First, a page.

$11.50 per hour.  He was also provided with vacation benefits and 
 
         a retirement plan.
 
         
 
                                conclusions of law
 
         
 
              Functional impairment is an element to be considered in 
 
         determining industrial disability which is the reduction of earn
 
         ing capacity, but consideration must also be given to the injured 
 
         employee's age, education, qualifications, experience and inabil
 

 
         
 
         Page   4
 
         
 
         
 
         
 
         
 
         
 
         
 
         
 
         ity to engage in employment for which he is fitted.  Olson v. 
 
         Goodyear Service Stores, 255 Iowa 1112, 125 N.W.2d 251 (1963).  
 
         Barton v. Nevada Poultry, 253 Iowa 285, 110 N.W.2d 660 (1961).
 
         
 
              A finding of impairment to the body as a whole found by a 
 
         medical evaluator does not equate to industrial disability.  This 
 
         is so as impairment and disability are not synonymous.  Degree of 
 
         industrial disability can in fact be much different than the 
 
         degree of impairment because in the first instance reference is 
 
         to loss of earning capacity and in the latter to anatomical or 
 
         functional abnormality or loss.  Although loss of function is to 
 
         be considered and disability can rarely be found without it, it 
 
         is not so that a degree of industrial disability is proportion
 
         ally related to a degree of impairment of bodily function.
 
         
 
              Factors to be considered in determining industrial dis
 
         ability include the employee's medical condition prior to the 
 
         injury, immediately after the injury, and presently; the situs of 
 
         the injury, its severity and the length of healing period; the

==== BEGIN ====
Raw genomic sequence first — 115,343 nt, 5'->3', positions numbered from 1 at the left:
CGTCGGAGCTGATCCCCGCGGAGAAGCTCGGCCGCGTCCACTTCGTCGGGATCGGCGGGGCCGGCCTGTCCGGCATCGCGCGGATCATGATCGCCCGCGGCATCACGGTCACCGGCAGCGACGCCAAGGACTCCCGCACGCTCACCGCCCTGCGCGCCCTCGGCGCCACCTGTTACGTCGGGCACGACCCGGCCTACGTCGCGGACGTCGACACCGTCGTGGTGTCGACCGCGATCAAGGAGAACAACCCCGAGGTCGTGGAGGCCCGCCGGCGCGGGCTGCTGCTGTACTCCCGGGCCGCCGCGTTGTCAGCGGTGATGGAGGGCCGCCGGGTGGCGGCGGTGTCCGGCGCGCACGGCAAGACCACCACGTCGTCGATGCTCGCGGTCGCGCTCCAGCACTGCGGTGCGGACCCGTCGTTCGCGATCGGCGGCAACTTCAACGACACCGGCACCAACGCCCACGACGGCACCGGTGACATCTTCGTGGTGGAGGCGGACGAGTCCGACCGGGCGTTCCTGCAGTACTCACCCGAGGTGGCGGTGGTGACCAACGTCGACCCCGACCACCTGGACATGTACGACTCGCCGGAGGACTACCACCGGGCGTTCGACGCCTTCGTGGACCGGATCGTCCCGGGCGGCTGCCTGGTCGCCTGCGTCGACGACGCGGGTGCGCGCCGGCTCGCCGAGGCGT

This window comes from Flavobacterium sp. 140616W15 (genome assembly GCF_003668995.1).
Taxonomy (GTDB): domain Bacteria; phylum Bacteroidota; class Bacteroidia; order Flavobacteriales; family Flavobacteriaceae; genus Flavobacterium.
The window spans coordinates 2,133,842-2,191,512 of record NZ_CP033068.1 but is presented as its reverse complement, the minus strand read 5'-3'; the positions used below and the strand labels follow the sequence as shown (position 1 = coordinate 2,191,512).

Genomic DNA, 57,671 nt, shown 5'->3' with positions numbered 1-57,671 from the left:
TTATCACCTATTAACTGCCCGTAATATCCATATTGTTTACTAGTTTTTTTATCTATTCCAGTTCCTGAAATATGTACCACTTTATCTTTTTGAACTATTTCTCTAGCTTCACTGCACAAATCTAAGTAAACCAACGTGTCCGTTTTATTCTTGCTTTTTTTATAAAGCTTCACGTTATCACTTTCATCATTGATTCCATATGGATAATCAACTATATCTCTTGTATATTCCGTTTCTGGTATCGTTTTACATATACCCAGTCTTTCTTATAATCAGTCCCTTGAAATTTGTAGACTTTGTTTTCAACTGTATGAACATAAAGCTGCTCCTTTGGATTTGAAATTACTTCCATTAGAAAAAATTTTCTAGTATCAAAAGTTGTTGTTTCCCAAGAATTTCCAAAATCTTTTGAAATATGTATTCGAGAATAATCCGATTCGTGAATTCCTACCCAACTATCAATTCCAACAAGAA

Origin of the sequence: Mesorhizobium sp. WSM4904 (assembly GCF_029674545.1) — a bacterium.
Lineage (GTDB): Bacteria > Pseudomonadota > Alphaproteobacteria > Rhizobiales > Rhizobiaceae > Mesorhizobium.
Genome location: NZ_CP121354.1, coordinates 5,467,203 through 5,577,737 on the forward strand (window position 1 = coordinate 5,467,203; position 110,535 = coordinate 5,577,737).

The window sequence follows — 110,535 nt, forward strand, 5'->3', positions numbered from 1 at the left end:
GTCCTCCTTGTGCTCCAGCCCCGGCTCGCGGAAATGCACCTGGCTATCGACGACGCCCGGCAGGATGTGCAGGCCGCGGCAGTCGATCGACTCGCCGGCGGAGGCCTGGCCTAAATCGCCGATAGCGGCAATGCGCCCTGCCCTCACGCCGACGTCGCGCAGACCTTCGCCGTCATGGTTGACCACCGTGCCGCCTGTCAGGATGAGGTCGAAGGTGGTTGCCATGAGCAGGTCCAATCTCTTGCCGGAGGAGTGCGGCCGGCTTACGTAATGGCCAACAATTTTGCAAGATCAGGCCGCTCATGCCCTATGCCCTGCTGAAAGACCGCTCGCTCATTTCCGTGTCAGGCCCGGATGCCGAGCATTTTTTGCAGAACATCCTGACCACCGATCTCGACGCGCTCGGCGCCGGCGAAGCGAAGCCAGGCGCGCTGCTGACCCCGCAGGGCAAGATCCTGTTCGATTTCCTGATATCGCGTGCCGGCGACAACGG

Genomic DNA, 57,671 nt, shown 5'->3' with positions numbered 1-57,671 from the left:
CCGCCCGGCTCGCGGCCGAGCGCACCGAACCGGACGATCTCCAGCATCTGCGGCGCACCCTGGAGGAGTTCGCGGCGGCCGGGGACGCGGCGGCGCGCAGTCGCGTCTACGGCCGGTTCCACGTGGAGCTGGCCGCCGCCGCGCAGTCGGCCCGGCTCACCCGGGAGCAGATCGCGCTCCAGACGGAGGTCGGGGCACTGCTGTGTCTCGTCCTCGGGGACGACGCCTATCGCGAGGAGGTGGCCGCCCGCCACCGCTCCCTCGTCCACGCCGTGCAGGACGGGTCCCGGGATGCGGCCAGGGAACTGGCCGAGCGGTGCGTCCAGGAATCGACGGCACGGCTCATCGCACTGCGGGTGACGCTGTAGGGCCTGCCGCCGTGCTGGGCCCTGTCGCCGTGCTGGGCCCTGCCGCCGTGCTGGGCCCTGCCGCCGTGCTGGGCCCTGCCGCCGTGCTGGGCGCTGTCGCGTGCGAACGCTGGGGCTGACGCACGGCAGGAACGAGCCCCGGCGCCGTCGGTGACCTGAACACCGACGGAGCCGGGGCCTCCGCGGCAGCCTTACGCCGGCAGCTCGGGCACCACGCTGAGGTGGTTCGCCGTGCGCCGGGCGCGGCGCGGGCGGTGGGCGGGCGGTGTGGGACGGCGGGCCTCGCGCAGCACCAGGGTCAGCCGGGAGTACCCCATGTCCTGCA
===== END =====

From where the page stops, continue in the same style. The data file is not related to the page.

work experience of the employee prior to the injury, after the 
 
         injury and potential for rehabilitation; the employee's qualifi
 
         cations intellectually, emotionally and physically; earnings 
 
         prior and subsequent to the injury; age; education; motivation; 
 
         functional impairment as a result of the injury; and inability 
 
         because of the injury to engage in employment for which the 
 
         employee is fitted.  Loss of earnings caused by a job transfer 
 
         for reasons related to the injury is also relevant.  These are 
 
         matters which the finder of fact considers collectively in arriv
 
         ing at the determination of the degree of industrial disability.
 
         
 
              There are no weighting guidelines that indicate how each of 
 
         the factors are to be considered.  There are no guidelines which 
 
         give, for example, age a weighted value of ten percent of the 
 
         total value, education a value of fifteen percent of total, moti
 
         vation - five percent; work experience - thirty percent, etc.  
 
         Neither does a rating of functional impairment directly correlate 
 
         to a degree of industrial disability to the body as a whole.  In 
 
         other words, there are no formulae which can be applied and then 
 
         added up to determine the degree of industrial disability.  It 
 
         therefore becomes necessary for the deputy or commissioner to 
 
         draw upon prior experience, general and specialized knowledge to 
 
         make the finding with regard to degree of industrial disability.  
 
         See Peterson v. Truck Haven Cafe, Inc., (Appeal Decision, 
 
         February 28, 1985);  Christensen v. Hagen, Inc., (Appeal 
 
         Decision, March 26, l985).
 
         
 
              For example, a defendant employer's refusal to give any sort 
 
         of work to a claimant after he suffers his affliction may justify 
 
         an award of disability.  McSpadden v. Big Ben Coal Co., 288